For the past two years, NSCAD’s Student Scholarship Reception has been held at the Anna Leonowens Gallery on November 6th, the birthday of the university’s founder Anna Leonowens.
The reception brings together two special groups of people: donors to NSCAD and student recipients of scholarships and bursaries.
Representing donors, Doug Pope spoke at the event on behalf of the Robert Pope Foundation, which honors the memory of artist Robert Pope through bursaries, graduate and undergraduate scholarships and painting scholarships it provides to students at NSCAD. He is a filmmaker, writer and teacher of art history based in Hantsport, Nova Scotia.
Here’s what he had to say:
I’m here on behalf of the Robert Pope Foundation, an organization that’s pleased to participate with NSCAD in programs that provide assistance to art students. If the foundation can offer some relief from the high cost of education, then we’re pleased to do so.
The foundation was started by my father and mother after the death of my brother, Robert Pope, who was a graduate of NSCAD in the early 1980s. Robert’s development as an artist was complicated by his diagnoses with Hodgkins Disease just months after his graduation. This cancer cut short his brief ten-year career. The paradox of Robert’s career is that as he became more ill, he also became more focused and productive. His art became both more autobiographical and more public, and despite the fact that his art treated the difficult subject of illness and healing, the work touched many people.
After his death, my father and mother purchased a van and loaded it up with crates of Robert’s paintings, which they toured to Toronto, Montreal and Vancouver, Los Angeles and New York, London, Dublin and Sydney, Australia as well as many other places. They exhibited these paintings in art galleries, in hospitals, in government embassies, universities and convention centers. They met presidents and prime ministers, doctors and educators, artists and patients, reporters and lay people. They told Robert’s story in newspapers and televisions all over the world.
I tell you this because that’s how the foundation began with two old people, in their 70s at the time, on the road, promoting something they believed in very much. Neither of my parents knew much about art, but they saw with their own eyes how art could have a powerful effect on people, a transformative effect, starting with themselves. Robert’s art changed their lives and they used it to open doors to change other people’s lives.
This is why the directors of the Robert Pope Foundation want to support other young artists. It’s impossible to predict what effect art can have. Just as Robert’s art has left a legacy that we hope will be helpful to others, so too we have confidence that the next generation of artists will be no less influential and inspiring. Believe in yourselves, believe in your art and good things will happen. Thank you and good luck with your future projects.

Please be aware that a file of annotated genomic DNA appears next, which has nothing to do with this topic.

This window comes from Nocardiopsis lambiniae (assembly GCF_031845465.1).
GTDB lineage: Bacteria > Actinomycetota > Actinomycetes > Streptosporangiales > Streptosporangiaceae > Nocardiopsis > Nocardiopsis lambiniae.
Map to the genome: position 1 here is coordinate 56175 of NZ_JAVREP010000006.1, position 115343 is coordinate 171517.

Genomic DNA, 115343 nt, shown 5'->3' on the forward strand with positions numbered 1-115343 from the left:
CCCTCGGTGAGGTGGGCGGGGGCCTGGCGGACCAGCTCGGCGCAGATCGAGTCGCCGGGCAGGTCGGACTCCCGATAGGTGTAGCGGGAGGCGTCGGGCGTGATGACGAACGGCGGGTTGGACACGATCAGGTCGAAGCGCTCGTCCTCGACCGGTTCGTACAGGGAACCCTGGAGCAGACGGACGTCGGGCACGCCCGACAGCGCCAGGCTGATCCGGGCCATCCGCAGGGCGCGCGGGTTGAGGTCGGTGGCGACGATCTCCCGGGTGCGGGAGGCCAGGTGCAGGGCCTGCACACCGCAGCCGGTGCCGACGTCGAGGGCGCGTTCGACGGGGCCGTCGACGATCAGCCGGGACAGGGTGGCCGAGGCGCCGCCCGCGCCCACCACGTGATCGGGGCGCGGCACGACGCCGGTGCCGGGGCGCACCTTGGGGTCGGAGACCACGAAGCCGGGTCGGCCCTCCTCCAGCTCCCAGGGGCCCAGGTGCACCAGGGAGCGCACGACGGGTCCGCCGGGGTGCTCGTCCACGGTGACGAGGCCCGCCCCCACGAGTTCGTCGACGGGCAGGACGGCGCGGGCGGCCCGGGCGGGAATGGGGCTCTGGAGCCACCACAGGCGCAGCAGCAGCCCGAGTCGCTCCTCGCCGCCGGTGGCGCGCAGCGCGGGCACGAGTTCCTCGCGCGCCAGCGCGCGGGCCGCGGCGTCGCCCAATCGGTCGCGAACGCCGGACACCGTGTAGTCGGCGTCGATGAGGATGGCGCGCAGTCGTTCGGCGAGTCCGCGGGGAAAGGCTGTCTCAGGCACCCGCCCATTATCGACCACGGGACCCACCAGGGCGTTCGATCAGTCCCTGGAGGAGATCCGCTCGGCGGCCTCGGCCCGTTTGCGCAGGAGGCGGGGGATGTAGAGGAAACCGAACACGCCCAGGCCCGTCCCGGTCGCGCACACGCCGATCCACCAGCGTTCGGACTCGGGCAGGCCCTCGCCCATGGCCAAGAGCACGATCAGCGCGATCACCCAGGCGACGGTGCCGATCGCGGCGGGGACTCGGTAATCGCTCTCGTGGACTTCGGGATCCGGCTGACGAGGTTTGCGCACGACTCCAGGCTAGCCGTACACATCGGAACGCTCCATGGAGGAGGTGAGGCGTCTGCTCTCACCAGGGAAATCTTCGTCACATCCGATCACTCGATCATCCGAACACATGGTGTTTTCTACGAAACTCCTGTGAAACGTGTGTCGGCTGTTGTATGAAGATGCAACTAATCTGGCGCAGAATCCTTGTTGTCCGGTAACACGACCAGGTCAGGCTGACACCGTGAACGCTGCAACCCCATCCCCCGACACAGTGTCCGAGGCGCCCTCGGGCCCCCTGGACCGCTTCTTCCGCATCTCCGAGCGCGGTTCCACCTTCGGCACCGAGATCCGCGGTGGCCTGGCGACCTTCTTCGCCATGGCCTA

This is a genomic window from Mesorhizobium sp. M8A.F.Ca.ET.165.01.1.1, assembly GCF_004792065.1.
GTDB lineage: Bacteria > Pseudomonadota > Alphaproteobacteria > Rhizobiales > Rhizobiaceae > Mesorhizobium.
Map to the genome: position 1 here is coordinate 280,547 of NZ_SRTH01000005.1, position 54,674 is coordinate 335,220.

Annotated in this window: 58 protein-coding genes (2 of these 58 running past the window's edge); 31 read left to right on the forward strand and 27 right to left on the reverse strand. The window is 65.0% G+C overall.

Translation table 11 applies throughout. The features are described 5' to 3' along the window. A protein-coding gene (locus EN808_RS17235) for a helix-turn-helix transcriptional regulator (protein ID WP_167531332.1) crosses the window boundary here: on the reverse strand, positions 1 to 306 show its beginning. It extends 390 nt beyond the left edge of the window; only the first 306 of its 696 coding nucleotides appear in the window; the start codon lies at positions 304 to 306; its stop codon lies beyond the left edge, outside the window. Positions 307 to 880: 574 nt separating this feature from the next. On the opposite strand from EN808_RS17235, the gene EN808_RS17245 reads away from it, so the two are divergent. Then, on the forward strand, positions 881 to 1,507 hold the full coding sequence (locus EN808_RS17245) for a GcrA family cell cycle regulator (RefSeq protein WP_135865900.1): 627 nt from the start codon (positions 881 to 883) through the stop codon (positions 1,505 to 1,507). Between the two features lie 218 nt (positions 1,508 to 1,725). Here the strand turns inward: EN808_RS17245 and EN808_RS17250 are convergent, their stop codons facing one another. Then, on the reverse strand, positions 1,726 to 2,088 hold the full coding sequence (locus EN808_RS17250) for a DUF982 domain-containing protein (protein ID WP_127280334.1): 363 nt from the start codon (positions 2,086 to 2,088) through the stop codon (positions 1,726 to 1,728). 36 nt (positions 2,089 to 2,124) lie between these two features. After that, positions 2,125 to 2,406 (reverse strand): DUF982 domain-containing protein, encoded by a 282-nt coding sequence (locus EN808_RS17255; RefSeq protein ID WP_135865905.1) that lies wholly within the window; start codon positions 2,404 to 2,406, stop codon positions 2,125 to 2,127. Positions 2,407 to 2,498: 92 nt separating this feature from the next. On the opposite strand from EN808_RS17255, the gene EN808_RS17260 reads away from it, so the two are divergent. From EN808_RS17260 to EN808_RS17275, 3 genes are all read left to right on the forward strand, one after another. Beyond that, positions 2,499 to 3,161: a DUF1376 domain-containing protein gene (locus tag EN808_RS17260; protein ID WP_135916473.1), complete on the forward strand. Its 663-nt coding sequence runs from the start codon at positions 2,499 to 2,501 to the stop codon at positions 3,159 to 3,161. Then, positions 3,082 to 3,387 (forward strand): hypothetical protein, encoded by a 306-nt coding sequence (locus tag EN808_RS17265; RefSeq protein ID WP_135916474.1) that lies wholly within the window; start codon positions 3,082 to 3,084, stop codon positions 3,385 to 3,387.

Speaking on behalf of students was Annie Onyi Cheung. From Toronto, Annie is a recipient of the Harrison McCain Scholarship in memory of Marion McCain and in the second-year of her Masters of Fine Art degree program. She makes videos, performances and installations.
Annie spoke about how the scholarship has impacted her NSCAD experience.
I worked for a few years before applying and being accepted into the NSCAD MFA program. My savings from working allowed me to cover the expense of moving here, but it’s the Harrison McCain scholarship that has allowed me to study at NSCAD and develop my art practice without financial burden. I am very fortunate to be the recipient of their generous gift.
The scholarships awarded to us as students at NSCAD are practical means to help us pay for our tuition costs as art students. Perhaps equally as important, they are a very real reflection of donors’ support for the arts and its students.
My own decision-making about pursuing art education and as a career has often been dogged by doubts and some insecurities about the practicalities of employment out in a world that seems to undervalue our endeavors. However, the many and various scholarships awarded through our school, tell me that art education and art making are pursuits that are valued by the community at large, and are clearly valued by our donors who choose to contribute and support our studies year after year. So I’d like to say thank you to the Harrison McCain Foundation for inspiring added confidence in my decision to continue learning at NSCAD as a masters student, for investing in my education, and for making it possible for me to explore and pursue any and all of my goals as an artist.